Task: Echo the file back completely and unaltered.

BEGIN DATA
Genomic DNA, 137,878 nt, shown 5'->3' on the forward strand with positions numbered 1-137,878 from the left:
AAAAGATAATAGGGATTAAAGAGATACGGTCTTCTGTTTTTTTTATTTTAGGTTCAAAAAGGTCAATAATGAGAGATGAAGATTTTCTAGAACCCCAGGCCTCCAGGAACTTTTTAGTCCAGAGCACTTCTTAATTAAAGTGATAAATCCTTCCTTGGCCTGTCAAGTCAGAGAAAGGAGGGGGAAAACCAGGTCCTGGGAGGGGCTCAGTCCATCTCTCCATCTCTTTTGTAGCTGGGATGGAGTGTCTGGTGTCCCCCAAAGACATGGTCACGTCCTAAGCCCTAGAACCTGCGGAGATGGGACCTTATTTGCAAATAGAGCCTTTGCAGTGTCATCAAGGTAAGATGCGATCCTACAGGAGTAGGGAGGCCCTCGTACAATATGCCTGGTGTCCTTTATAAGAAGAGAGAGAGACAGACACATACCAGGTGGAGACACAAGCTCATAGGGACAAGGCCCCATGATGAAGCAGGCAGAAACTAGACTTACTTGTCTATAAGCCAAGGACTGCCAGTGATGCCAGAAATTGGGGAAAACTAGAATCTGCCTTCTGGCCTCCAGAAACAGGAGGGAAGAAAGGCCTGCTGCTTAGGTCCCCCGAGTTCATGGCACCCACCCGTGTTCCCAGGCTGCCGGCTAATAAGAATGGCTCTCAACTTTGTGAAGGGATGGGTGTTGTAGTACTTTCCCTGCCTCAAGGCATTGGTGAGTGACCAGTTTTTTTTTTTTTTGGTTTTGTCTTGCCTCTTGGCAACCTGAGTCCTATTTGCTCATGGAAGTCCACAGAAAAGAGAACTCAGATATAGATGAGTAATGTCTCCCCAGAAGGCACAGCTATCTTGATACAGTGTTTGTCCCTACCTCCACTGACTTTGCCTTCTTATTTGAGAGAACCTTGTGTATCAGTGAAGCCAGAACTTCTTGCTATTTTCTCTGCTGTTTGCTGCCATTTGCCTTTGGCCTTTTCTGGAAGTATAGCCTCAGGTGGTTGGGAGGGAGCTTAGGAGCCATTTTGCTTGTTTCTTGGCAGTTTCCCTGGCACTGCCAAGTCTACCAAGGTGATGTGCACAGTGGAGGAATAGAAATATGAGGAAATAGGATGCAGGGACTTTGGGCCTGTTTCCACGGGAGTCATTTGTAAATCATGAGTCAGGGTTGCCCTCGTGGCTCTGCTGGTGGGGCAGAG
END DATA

Genomic DNA, 137,878 nt, shown 5'->3' on the forward strand with positions numbered 1-137,878 from the left:
AAAAGATAATAGGGATTAAAGAGATACGGTCTTCTGTTTTTTTTATTTTAGGTTCAAAAAGGTCAATAATGAGAGATGAAGATTTTCTAGAACCCCAGGCCTCCAGGAACTTTTTAGTCCAGAGCACTTCTTAATTAAAGTGATAAATCCTTCCTTGGCCTGTCAAGTCAGAGAAAGGAGGGGGAAAACCAGGTCCTGGGAGGGGCTCAGTCCATCTCTCCATCTCTTTTGTAGCTGGGATGGAGTGTCTGGTGTCCCCCAAAGACATGGTCACGTCCTAAGCCCTAGAACCTGCGGAGATGGGACCTTATTTGCAAATAGAGCCTTTGCAGTGTCATCAAGGTAAGATGCGATCCTACAGGAGTAGGGAGGCCCTCGTACAATATGCCTGGTGTCCTTTATAAGAAGAGAGAGAGACAGACACATACCAGGTGGAGACACAAGCTCATAGGGACAAGGCCCCATGATGAAGCAGGCAGAAACTAGACTTACTTGTCTATAAGCCAAGGACTGCCAGTGATGCCAGAAATTGGGGAAAACTAGAATCTGCCTTCTGGCCTCCAGAAACAGGAGGGAAGAAAGGCCTGCTGCTTAGGTCCCCCGAGTTCATGGCACCCACCCGTGTTCCCAGGCTGCCGGCTAATAAGAATGGCTCTCAACTTTGTGAAGGGATGGGTGTTGTAGTACTTTCCCTGCCTCAAGGCATTGGTGAGTGACCAGTTTTTTTTTTTTTTGGTTTTGTCTTGCCTCTTGGCAACCTGAGTCCTATTTGCTCATGGAAGTCCACAGAAAAGAGAACTCAGATATAGATGAGTAATGTCTCCCCAGAAGGCACAGCTATCTTGATACAGTGTTTGTCCCTACCTCCACTGACTTTGCCTTCTTATTTGAGAGAACCTTGTGTATCAGTGAAGCCAGAACTTCTTGCTATTTTCTCTGCTGTTTGCTGCCATTTGCCTTTGGCCTTTTCTGGAAGTATAGCCTCAGGTGGTTGGGAGGGAGCTTAGGAGCCATTTTGCTTGTTTCTTGGCAGTTTCCCTGGCACTGCCAAGTCTACCAAGGTGATGTGCACAGTGGAGGAATAGAAATATGAGGAAATAGGATGCAGGGACTTTGGGCCTGTTTCCACGGGAGTCATTTGTAAATCATGAGTCAGGGTTGCCCTCGTGGCTCTGCTGGTGGGGCAGAG